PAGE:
- know and understand the history of these islands as a coherent, chronological narrative, from the earliest times to the present day: how people’s lives have shaped this nation and how Britain has influenced and been influenced by the wider world
- know and understand significant aspects of the history of the wider world: the nature of ancient civilisations; the expansion and dissolution of empires; characteristic features of past non-European societies; achievements and follies of mankind
- gain and deploy a historically grounded understanding of abstract terms such as ‘empire’, ‘civilisation’, ‘parliament’ and ‘peasantry’
- understand historical concepts such as continuity and change, cause and consequence, similarity, difference and significance, and use them to make connections, draw contrasts, analyse trends, frame historically-valid questions and create their own structured accounts, including written narratives and analyses
- understand the methods of historical enquiry, including how evidence is used rigorously to make historical claims, and discern how and why contrasting arguments and interpretations of the past have been constructed
- gain historical perspective by placing their growing knowledge into different contexts, understanding the connections between local, regional, national and international history; between cultural, economic, military, political, religious and social history; and between short- and long-term timescales.
It is our intent that our History curriculum will help pupils gain a coherent knowledge and understanding of Britain’s past and that of the wider world. We hope to inspire a curiosity about the past. We teach children a sense of chronology and to understand how the past has impacted on life today. We aim to enable children to develop the skill of enquiry by asking perceptive questions, thinking critically, weighing evidence and developing perspective and judgement.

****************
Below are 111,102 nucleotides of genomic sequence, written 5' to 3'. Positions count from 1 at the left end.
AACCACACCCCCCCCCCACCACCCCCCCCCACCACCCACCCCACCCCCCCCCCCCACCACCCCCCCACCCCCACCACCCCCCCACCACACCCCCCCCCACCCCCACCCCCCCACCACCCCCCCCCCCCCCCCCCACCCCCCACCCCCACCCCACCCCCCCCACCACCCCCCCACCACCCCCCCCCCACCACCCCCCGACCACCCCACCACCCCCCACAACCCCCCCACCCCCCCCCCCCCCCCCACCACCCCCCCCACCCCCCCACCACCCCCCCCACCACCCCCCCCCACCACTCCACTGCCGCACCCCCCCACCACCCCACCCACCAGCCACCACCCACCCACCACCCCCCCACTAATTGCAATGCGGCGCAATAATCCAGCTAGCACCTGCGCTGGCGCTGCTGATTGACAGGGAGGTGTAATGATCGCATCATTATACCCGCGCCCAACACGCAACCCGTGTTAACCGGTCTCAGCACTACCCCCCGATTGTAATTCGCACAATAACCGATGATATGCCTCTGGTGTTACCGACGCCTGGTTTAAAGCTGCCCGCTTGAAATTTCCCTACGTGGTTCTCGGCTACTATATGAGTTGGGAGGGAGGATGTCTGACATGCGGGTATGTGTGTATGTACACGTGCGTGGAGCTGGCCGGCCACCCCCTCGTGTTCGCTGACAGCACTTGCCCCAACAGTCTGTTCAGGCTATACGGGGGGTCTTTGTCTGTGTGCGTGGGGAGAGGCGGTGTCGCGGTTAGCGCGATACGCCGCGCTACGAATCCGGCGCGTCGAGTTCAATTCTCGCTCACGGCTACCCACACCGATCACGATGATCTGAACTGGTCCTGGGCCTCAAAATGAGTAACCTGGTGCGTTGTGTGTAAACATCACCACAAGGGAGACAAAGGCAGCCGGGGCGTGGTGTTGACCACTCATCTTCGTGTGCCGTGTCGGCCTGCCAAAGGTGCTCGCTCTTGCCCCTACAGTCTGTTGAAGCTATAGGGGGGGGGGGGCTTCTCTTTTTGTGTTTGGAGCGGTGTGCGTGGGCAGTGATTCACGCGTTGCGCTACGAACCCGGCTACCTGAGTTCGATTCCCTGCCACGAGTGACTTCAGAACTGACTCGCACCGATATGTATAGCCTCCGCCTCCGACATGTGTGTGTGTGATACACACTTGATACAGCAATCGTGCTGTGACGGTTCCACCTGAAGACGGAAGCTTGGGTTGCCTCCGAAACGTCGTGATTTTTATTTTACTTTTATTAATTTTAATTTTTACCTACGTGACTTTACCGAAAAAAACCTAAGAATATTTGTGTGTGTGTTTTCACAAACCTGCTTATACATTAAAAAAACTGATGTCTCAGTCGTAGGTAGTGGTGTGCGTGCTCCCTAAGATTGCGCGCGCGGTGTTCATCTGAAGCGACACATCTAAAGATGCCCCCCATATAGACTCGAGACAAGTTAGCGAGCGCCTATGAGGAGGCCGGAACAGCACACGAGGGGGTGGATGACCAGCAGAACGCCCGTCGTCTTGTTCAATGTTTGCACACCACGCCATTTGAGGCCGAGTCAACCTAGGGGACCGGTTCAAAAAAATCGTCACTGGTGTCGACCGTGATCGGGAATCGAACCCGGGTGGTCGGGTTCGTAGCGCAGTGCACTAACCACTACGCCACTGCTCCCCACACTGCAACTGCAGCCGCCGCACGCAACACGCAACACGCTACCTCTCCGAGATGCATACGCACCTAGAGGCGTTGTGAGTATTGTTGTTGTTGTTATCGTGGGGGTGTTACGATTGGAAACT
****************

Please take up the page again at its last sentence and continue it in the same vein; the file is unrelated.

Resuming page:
History is taught in a cross curricular way through Topics. In the Early Years, history is taught under the heading of ‘Understanding the world’ and children spend lots of time thinking about the world that they live in and the people in it.
In Key Stage 1, we challenge and support children to carry out a number of historical investigations which enable them to use and apply basic and appropriate subject vocabulary, subject skills and processes (including evaluating primary and secondary sources of evidence) in order to recognise, identify, describe, observe, reason, recall and begin to explain in simple terms significant historical events and the actions of notable people in the United Kingdom.
In Key Stage 2, learning and teaching build on the knowledge, understanding and skills developed in Key Stage 1. The children are provided with opportunities to reach explanations and to form conclusions about historical events, issues and the actions of significant people that they have studied. Another important aspect of history at Key Stage 2 is that pupils begin to develop historical perspective and therefore become able to see people and events through the eyes and experience of different stakeholders, i.e. people and communities that have an interest in or are connected to an issue, person or event. We challenge and support our children to undertake historical investigations which enable them to use and apply appropriate and increasingly specialised subject vocabulary, concepts, skills and processes to recognise, identify, describe, observe, reason, explain and reach basic conclusions about historical events that have had a significant impact on the United Kingdom.